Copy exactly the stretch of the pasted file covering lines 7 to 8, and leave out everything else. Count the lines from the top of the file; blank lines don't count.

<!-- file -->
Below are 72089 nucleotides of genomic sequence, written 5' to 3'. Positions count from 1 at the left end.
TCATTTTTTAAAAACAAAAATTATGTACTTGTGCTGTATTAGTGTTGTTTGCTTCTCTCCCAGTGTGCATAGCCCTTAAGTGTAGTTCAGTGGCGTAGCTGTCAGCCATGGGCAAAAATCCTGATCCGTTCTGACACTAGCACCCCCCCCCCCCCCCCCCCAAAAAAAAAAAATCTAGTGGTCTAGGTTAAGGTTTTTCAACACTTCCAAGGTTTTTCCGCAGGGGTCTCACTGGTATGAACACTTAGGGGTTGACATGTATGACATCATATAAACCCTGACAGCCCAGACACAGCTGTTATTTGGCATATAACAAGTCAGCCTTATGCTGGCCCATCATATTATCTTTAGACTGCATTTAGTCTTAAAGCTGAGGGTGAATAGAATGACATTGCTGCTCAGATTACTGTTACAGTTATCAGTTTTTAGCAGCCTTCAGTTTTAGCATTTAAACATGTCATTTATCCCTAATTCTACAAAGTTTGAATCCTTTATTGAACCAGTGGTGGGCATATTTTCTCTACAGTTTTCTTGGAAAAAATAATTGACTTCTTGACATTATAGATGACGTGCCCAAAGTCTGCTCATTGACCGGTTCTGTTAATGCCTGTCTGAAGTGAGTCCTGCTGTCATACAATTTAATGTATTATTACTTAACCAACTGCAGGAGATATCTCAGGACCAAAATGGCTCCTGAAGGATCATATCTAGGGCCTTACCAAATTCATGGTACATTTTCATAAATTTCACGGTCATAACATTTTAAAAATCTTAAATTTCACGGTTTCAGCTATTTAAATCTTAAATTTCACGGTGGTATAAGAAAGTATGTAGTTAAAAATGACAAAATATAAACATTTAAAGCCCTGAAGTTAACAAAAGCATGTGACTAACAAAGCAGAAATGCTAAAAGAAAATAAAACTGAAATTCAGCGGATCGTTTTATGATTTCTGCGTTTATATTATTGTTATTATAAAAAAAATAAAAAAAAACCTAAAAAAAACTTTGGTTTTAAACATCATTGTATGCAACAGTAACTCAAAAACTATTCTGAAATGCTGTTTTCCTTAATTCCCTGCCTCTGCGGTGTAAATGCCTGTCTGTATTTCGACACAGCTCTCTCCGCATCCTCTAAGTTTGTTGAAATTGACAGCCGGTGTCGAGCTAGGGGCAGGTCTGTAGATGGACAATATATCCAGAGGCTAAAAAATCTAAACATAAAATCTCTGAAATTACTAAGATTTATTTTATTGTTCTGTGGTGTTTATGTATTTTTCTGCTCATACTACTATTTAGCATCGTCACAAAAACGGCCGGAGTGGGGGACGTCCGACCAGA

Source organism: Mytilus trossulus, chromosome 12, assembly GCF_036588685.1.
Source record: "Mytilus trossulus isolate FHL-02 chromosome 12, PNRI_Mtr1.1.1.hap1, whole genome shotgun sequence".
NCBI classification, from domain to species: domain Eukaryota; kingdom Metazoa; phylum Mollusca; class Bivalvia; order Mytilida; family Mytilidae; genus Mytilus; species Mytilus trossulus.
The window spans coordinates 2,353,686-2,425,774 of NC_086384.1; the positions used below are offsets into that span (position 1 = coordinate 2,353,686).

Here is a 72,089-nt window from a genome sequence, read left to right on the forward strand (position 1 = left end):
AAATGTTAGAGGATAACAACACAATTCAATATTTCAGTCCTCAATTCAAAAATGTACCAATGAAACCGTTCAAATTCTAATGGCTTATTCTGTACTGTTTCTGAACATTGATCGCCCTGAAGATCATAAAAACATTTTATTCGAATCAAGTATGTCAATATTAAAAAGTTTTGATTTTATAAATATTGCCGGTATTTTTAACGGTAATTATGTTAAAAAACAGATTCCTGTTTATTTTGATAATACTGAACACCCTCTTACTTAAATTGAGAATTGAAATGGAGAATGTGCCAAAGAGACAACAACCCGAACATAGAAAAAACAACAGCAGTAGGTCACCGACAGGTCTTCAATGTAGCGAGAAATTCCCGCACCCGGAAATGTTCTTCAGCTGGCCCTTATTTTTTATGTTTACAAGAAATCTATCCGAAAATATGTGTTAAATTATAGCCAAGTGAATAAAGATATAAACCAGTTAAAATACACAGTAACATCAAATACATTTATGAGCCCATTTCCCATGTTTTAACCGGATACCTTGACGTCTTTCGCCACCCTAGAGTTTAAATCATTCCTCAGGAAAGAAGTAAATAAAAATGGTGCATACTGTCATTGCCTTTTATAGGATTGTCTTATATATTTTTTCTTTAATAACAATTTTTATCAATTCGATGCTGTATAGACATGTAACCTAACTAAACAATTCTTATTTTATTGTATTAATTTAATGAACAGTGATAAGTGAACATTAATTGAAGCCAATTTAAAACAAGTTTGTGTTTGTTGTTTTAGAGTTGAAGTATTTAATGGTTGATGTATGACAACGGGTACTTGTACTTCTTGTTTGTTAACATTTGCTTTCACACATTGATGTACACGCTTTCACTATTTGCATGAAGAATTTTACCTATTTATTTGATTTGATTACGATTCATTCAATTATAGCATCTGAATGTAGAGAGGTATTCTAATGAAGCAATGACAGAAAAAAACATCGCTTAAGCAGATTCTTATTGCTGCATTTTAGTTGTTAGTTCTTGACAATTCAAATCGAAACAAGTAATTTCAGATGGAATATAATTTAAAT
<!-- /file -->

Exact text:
Here is a 72,089-nt window from a genome sequence, read left to right on the forward strand (position 1 = left end):
AAATGTTAGAGGATAACAACACAATTCAATATTTCAGTCCTCAATTCAAAAATGTACCAATGAAACCGTTCAAATTCTAATGGCTTATTCTGTACTGTTTCTGAACATTGATCGCCCTGAAGATCATAAAAACATTTTATTCGAATCAAGTATGTCAATATTAAAAAGTTTTGATTTTATAAATATTGCCGGTATTTTTAACGGTAATTATGTTAAAAAACAGATTCCTGTTTATTTTGATAATACTGAACACCCTCTTACTTAAATTGAGAATTGAAATGGAGAATGTGCCAAAGAGACAACAACCCGAACATAGAAAAAACAACAGCAGTAGGTCACCGACAGGTCTTCAATGTAGCGAGAAATTCCCGCACCCGGAAATGTTCTTCAGCTGGCCCTTATTTTTTATGTTTACAAGAAATCTATCCGAAAATATGTGTTAAATTATAGCCAAGTGAATAAAGATATAAACCAGTTAAAATACACAGTAACATCAAATACATTTATGAGCCCATTTCCCATGTTTTAACCGGATACCTTGACGTCTTTCGCCACCCTAGAGTTTAAATCATTCCTCAGGAAAGAAGTAAATAAAAATGGTGCATACTGTCATTGCCTTTTATAGGATTGTCTTATATATTTTTTCTTTAATAACAATTTTTATCAATTCGATGCTGTATAGACATGTAACCTAACTAAACAATTCTTATTTTATTGTATTAATTTAATGAACAGTGATAAGTGAACATTAATTGAAGCCAATTTAAAACAAGTTTGTGTTTGTTGTTTTAGAGTTGAAGTATTTAATGGTTGATGTATGACAACGGGTACTTGTACTTCTTGTTTGTTAACATTTGCTTTCACACATTGATGTACACGCTTTCACTATTTGCATGAAGAATTTTACCTATTTATTTGATTTGATTACGATTCATTCAATTATAGCATCTGAATGTAGAGAGGTATTCTAATGAAGCAATGACAGAAAAAAACATCGCTTAAGCAGATTCTTATTGCTGCATTTTAGTTGTTAGTTCTTGACAATTCAAATCGAAACAAGTAATTTCAGATGGAATATAATTTAAAT